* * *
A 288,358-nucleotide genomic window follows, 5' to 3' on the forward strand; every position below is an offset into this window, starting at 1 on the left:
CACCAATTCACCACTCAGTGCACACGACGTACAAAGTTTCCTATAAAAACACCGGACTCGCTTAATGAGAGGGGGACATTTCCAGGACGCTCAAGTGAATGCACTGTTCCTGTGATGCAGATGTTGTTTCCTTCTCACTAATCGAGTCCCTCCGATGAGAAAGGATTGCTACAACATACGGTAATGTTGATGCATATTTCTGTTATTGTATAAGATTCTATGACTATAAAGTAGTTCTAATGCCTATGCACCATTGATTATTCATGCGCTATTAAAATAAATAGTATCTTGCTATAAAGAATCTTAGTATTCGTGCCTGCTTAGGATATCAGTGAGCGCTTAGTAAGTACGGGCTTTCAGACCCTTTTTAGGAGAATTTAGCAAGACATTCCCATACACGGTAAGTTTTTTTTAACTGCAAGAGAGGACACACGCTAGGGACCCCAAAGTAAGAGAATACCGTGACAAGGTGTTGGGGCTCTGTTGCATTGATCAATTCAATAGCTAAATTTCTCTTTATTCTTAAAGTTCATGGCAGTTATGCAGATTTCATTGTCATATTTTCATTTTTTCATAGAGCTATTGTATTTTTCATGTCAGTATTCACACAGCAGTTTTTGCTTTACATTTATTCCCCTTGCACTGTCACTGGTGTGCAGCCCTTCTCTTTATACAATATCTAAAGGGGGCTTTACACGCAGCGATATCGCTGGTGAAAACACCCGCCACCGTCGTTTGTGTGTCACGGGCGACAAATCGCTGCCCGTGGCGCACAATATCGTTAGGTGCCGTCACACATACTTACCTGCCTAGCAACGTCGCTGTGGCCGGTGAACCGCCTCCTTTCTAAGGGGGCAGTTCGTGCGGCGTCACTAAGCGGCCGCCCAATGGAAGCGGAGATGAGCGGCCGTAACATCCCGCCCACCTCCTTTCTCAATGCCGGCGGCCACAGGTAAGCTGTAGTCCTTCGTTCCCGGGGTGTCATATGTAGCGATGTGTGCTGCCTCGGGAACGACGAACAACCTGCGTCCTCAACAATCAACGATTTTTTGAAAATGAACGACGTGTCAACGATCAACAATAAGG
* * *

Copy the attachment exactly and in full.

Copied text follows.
A 288,358-nucleotide genomic window follows, 5' to 3' on the forward strand; every position below is an offset into this window, starting at 1 on the left:
CACCAATTCACCACTCAGTGCACACGACGTACAAAGTTTCCTATAAAAACACCGGACTCGCTTAATGAGAGGGGGACATTTCCAGGACGCTCAAGTGAATGCACTGTTCCTGTGATGCAGATGTTGTTTCCTTCTCACTAATCGAGTCCCTCCGATGAGAAAGGATTGCTACAACATACGGTAATGTTGATGCATATTTCTGTTATTGTATAAGATTCTATGACTATAAAGTAGTTCTAATGCCTATGCACCATTGATTATTCATGCGCTATTAAAATAAATAGTATCTTGCTATAAAGAATCTTAGTATTCGTGCCTGCTTAGGATATCAGTGAGCGCTTAGTAAGTACGGGCTTTCAGACCCTTTTTAGGAGAATTTAGCAAGACATTCCCATACACGGTAAGTTTTTTTTAACTGCAAGAGAGGACACACGCTAGGGACCCCAAAGTAAGAGAATACCGTGACAAGGTGTTGGGGCTCTGTTGCATTGATCAATTCAATAGCTAAATTTCTCTTTATTCTTAAAGTTCATGGCAGTTATGCAGATTTCATTGTCATATTTTCATTTTTTCATAGAGCTATTGTATTTTTCATGTCAGTATTCACACAGCAGTTTTTGCTTTACATTTATTCCCCTTGCACTGTCACTGGTGTGCAGCCCTTCTCTTTATACAATATCTAAAGGGGGCTTTACACGCAGCGATATCGCTGGTGAAAACACCCGCCACCGTCGTTTGTGTGTCACGGGCGACAAATCGCTGCCCGTGGCGCACAATATCGTTAGGTGCCGTCACACATACTTACCTGCCTAGCAACGTCGCTGTGGCCGGTGAACCGCCTCCTTTCTAAGGGGGCAGTTCGTGCGGCGTCACTAAGCGGCCGCCCAATGGAAGCGGAGATGAGCGGCCGTAACATCCCGCCCACCTCCTTTCTCAATGCCGGCGGCCACAGGTAAGCTGTAGTCCTTCGTTCCCGGGGTGTCATATGTAGCGATGTGTGCTGCCTCGGGAACGACGAACAACCTGCGTCCTCAACAATCAACGATTTTTTGAAAATGAACGACGTGTCAACGATCAACAATAAGG